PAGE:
As many people have already observed, Les Miserables is a flawed novel. The digressions are excessive and sometimes even seem unrelated to the story. Hugo has a maddening tendency to the slow the pace by providing a very lengthy backstory each time a new character or location is introduced. The now-obscure politics are so specific to the time period as to leave most readers today scratching their heads at some point. The coincidences that connect the characters are ridiculous. The characters are, while at times conflicted, never really complex, and the depictions of women are, frankly, often sexist — especially the angelically pretty and good Cosette, who doesn’t have a thought in her head that wasn’t put there by a man. And the first half of the book is far better than the second, despite the undeniable importance of the 1832 revolt to the novel.
And yet… well, how could you finish this unwieldy tome unless you loved it? At times I certainly questioned Hugo’s decisions; for instance, I was actually confused when the first 50 pages were spent describing Monseigneur Bienvenu before Jean Valjean even arrives on the scene — until, to my surprise, I grew to love the character, and by the time JV does arrive, I was able to understand why the bishop made such an impression. Or again, when, right before JV plunges into the sewers of Paris, we are stopped in our tracks with several pages on not just the history of the Paris sewer system but also on how it compares to that of Rome , I was like, seriously, Hugo? We’re in the middle of an action scene! And yet, did I love every bit of that unseemly history? You bet. Even the extremely long digression about the Battle of Waterloo (which, I will admit, I did skim a little) had a pretty meaningful and long-lasting, if brief at the time, payoff at the end. Time and time again, I would realize only in retrospect that the excessive contextualization was enjoyable. I still find the Marius-Cosette love story insufferable, but now that I’ve finished the novel, I find that it’s the digressive nature of the novel — even when it’s repetitive and overdone and excessively detailed — that inspires my fondness for the experience of reading it. (You would think I would know that going in, since I’m a reader who loves a digression, but Hugo really pushes it to the extreme.)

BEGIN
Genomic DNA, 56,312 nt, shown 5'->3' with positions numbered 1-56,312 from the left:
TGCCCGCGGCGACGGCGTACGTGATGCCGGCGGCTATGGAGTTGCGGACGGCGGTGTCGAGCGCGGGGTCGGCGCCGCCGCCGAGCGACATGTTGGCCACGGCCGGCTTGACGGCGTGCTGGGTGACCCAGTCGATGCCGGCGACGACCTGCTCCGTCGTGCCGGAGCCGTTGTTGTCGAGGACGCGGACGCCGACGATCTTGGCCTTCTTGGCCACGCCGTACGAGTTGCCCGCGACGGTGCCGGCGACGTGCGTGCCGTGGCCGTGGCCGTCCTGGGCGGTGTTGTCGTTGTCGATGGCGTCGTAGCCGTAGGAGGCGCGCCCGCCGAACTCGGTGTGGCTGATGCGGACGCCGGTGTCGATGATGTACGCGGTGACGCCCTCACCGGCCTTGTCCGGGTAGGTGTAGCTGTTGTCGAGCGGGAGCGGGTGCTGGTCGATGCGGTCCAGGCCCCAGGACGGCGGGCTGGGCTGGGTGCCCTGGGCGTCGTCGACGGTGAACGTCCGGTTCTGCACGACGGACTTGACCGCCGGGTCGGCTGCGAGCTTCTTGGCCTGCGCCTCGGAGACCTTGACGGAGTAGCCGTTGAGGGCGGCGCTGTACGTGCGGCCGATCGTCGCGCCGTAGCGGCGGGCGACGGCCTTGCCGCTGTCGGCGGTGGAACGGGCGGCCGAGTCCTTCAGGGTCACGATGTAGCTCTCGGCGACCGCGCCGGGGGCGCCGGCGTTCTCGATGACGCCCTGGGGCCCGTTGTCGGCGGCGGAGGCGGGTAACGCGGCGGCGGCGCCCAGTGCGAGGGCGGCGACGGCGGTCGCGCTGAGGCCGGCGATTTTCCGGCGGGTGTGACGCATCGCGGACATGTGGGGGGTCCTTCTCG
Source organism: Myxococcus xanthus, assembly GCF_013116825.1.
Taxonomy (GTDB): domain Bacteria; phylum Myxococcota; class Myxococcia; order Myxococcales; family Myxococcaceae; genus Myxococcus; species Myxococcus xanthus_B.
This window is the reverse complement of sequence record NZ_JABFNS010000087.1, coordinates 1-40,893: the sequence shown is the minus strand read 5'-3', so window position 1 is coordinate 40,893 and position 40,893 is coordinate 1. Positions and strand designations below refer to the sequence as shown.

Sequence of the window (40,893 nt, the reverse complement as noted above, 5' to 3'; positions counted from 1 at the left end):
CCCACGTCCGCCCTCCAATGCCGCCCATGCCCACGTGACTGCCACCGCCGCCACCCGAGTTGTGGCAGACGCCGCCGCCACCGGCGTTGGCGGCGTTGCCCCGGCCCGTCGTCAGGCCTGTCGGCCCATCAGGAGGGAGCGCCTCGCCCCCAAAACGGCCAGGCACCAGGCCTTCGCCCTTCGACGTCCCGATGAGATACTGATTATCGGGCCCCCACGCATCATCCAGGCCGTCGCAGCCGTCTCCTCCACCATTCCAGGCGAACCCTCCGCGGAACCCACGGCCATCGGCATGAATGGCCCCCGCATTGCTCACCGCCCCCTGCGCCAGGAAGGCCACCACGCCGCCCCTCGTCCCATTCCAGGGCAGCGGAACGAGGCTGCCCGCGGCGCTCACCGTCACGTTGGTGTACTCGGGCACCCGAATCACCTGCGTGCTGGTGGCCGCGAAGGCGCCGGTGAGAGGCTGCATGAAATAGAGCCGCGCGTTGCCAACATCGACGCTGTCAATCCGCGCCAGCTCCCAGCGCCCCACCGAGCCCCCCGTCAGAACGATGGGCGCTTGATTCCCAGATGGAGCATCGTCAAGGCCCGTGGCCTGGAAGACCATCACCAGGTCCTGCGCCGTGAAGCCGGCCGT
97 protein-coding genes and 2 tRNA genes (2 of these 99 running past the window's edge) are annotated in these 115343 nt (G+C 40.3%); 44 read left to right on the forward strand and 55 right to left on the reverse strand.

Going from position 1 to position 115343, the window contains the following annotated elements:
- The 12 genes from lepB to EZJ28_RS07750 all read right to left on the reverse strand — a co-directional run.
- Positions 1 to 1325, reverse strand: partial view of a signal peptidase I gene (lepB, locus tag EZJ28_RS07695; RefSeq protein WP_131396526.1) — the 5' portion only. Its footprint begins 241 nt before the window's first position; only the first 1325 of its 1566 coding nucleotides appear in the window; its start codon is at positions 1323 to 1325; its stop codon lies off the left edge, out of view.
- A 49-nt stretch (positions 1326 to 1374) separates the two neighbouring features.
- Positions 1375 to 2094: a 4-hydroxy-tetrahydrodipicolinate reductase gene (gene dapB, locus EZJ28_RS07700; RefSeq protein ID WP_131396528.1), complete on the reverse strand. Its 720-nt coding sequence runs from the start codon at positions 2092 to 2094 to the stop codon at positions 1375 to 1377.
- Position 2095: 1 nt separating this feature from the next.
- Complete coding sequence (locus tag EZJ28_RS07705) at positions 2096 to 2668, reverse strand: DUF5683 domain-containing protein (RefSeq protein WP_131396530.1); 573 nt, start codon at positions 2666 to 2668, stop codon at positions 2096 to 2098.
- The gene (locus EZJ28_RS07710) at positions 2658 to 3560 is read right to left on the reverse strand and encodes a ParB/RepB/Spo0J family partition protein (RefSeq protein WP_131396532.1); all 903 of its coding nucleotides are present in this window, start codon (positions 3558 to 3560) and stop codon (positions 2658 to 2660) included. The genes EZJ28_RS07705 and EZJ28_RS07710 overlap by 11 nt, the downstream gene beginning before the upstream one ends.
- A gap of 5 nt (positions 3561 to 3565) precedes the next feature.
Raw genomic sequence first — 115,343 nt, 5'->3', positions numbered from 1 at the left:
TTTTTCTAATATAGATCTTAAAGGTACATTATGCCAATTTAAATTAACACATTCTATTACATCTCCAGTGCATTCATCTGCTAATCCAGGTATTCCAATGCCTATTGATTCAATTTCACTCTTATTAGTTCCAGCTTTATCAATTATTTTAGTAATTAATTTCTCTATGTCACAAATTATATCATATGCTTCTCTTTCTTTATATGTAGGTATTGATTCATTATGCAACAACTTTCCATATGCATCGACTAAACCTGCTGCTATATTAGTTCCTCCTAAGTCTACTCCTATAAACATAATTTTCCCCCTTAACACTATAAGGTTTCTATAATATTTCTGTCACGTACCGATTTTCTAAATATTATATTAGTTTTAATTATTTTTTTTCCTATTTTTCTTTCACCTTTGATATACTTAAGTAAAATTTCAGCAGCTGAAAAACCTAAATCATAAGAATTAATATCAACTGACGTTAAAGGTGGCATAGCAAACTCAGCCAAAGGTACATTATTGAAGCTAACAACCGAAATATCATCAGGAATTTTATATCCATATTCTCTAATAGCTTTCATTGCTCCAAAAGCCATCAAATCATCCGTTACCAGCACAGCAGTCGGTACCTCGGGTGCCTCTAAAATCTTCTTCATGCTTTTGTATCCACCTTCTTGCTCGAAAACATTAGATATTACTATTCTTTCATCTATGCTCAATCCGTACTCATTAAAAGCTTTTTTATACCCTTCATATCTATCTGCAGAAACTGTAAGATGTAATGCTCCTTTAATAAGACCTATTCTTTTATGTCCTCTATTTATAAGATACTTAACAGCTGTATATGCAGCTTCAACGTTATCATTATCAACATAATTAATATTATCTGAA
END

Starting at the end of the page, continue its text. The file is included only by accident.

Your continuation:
Above anything else for me, the rascally Thenardier–enjoyable in the musical but indispensable to the book–was a surprise. He’s like the cockroach that can survive the nuclear winter: indestructible, adaptable, forever lurking in the shadows. If nothing else made me turn the page, it was the promise of his return and the havoc he would wreak–or the unintentional joy he would bring.